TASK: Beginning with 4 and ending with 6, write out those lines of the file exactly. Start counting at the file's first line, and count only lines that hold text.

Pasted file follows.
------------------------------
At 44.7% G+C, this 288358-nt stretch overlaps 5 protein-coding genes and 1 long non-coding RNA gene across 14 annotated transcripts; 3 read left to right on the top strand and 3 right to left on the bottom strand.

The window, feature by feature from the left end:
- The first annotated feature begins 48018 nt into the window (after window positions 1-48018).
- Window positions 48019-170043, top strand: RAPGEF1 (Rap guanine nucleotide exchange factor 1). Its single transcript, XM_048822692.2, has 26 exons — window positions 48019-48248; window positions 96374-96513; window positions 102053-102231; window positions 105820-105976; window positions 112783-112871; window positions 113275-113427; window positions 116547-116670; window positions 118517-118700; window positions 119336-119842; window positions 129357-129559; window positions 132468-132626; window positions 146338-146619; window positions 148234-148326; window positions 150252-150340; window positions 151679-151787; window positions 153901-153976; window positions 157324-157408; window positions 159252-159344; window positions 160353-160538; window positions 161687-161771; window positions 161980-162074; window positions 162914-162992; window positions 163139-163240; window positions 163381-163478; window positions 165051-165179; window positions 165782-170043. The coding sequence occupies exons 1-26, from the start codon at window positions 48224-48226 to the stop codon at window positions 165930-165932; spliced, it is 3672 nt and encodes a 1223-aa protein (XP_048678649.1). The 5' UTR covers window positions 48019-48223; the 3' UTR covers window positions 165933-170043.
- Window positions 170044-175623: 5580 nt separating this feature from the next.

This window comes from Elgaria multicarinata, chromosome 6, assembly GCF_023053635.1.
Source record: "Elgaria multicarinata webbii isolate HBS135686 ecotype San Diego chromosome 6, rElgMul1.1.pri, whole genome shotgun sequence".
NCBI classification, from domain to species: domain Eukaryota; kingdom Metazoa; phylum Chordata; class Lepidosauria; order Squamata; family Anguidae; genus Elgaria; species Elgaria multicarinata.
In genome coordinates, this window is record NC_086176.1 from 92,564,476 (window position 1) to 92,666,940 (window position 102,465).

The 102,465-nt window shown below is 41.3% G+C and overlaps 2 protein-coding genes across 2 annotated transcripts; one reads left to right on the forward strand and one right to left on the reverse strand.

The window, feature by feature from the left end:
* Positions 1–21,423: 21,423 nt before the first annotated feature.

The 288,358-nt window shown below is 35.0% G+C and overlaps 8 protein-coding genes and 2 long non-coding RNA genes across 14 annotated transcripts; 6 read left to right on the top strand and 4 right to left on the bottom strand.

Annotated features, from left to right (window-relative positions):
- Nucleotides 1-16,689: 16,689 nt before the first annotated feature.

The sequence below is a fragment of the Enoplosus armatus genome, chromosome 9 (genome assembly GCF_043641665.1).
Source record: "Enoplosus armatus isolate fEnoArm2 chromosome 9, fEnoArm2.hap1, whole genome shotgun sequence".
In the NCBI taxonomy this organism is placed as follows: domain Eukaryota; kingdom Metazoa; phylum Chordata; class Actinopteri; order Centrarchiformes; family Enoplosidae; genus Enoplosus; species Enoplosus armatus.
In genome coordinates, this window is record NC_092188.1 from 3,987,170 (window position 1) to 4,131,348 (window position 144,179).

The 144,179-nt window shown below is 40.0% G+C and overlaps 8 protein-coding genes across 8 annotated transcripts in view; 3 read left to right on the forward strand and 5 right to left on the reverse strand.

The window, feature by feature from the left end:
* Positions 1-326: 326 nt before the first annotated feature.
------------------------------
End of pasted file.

- Window positions 48019-170043, top strand: RAPGEF1 (Rap guanine nucleotide exchange factor 1). Its single transcript, XM_048822692.2, has 26 exons — window positions 48019-48248; window positions 96374-96513; window positions 102053-102231; window positions 105820-105976; window positions 112783-112871; window positions 113275-113427; window positions 116547-116670; window positions 118517-118700; window positions 119336-119842; window positions 129357-129559; window positions 132468-132626; window positions 146338-146619; window positions 148234-148326; window positions 150252-150340; window positions 151679-151787; window positions 153901-153976; window positions 157324-157408; window positions 159252-159344; window positions 160353-160538; window positions 161687-161771; window positions 161980-162074; window positions 162914-162992; window positions 163139-163240; window positions 163381-163478; window positions 165051-165179; window positions 165782-170043. The coding sequence occupies exons 1-26, from the start codon at window positions 48224-48226 to the stop codon at window positions 165930-165932; spliced, it is 3672 nt and encodes a 1223-aa protein (XP_048678649.1). The 5' UTR covers window positions 48019-48223; the 3' UTR covers window positions 165933-170043.
- Window positions 170044-175623: 5580 nt separating this feature from the next.

This window comes from Elgaria multicarinata, chromosome 6, assembly GCF_023053635.1.